Train Kills Elephant Trying To Cross The Tracks In West Bengal’s Dooars
In yet another incident of man-animal conflict in West Bengal’s Dooars on September 27, the Siliguri-Dhubri Intercity Express between Banarhat and Nagrakata hit an elephant that was trying to cross the tracks in the jungle. The animal was severely injured and later succumbed to its injuries. A video of the accident became viral.
Ever since the line was converted to broad gauge, the Banarhat-Nagrakata route has become notorious for elephant deaths. The route runs across several elephant corridors. Since its first run, it has injured and killed several wild animals on its way.
In the video from morning of September 27, the critically injured elephant can be seen trying in vain to drag itself out of the train’s way, as people watch in helplessness The video left people across social media devastated. The engine on the other side of the frame shows the impact of the hit as well.
I know you will find it painful & schocking. But such things are happening & require our attention. FD team reached location on time, provided medical help also. We don't know much about internal injury. A team stayed near him in night. Video to ponder. pic.twitter.com/DNZUzNfjN2
— Parveen Kaswan, IFS (@ParveenKaswan) September 28, 2019
The frequency of accidents along these routes prompted forest officials and railways to try and come up with solutions. In 2015-2016, railways had limited the speed of the trains to 25 kmph inside the forest area. The speed was increased to 50 kmph during the daytime as the number of elephant deaths and injuries in the area came down later that year.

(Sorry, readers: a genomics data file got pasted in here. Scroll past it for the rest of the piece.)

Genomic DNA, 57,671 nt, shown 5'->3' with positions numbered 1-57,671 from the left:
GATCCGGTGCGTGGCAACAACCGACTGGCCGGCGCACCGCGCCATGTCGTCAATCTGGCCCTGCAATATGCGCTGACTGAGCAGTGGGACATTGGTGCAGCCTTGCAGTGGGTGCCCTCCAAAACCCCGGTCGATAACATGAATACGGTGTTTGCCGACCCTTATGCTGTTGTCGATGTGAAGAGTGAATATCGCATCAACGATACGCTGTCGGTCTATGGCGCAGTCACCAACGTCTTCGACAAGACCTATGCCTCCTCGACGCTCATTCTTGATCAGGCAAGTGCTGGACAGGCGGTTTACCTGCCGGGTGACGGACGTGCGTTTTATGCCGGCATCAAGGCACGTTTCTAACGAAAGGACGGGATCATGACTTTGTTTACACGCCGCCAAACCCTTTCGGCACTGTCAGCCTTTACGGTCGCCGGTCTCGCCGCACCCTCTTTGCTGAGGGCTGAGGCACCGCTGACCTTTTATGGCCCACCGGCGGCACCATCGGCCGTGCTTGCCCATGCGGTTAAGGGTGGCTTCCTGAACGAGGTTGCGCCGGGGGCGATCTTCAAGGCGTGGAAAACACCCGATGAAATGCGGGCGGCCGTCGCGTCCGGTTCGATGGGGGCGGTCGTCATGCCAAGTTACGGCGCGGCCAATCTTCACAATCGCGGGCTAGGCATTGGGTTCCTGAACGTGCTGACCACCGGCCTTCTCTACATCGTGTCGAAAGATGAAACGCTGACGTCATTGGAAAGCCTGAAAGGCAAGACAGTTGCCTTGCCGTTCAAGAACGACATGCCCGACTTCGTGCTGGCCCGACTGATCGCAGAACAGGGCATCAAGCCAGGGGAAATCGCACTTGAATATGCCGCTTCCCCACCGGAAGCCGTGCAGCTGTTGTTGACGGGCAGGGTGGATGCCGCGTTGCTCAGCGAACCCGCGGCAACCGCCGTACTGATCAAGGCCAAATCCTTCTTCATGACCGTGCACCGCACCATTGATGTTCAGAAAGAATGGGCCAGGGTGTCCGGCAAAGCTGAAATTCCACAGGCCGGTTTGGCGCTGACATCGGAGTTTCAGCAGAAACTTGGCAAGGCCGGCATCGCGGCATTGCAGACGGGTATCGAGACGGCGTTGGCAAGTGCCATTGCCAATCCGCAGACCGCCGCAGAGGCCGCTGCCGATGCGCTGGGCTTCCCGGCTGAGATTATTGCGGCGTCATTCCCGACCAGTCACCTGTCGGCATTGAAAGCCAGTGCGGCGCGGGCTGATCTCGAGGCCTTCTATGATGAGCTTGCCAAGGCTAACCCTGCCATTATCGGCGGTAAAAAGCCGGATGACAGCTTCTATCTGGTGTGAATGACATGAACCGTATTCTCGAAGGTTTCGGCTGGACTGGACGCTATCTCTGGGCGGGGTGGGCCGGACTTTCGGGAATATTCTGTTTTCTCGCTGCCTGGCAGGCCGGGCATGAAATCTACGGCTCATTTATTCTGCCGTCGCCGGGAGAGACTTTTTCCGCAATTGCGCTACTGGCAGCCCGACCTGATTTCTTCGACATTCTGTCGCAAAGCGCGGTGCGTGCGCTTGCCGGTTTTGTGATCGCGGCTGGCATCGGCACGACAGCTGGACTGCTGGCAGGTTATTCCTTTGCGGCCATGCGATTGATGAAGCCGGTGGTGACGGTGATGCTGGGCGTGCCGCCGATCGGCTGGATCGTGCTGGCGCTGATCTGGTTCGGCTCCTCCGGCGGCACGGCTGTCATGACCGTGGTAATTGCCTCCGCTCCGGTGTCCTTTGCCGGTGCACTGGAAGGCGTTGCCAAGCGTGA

Despite the frequent restrictions and checks. The trains continue to kill elephants.
A total of 67 elephants were mowed down by trains in the period between 2013 to June 2019.
After an accident in July 2018, CV Raman, Alipurduar divisional railway manager of the Northern Frontier Railways was quoted by India Today as saying, “We have imposed a 24-hour speed restriction along a 15 km stretch between Chalsa and Banarhat stations in the Dooars. For 10 km, trains will run at a speed of 30 kmph from 5pm to 5am, while along the remaining 5-km stretch, the trains will run at a speed of 30 kmph for 24 hours.”
The Dooars line in 2004 was converted from metre gauge to broad gauge. This move caused a lot of elephant deaths. The trains in the areas also increased after the tracks were converted to broad gauge.
The Northern Frontier Railways this July was awarded for an innovative method it came up with to keep elephants from crossing railway tracks. The idea of a ‘buzzer’, the amplified sound of buzzing of honey bees, won NF Railways the best innovation award in Indian Railways for 2018-19.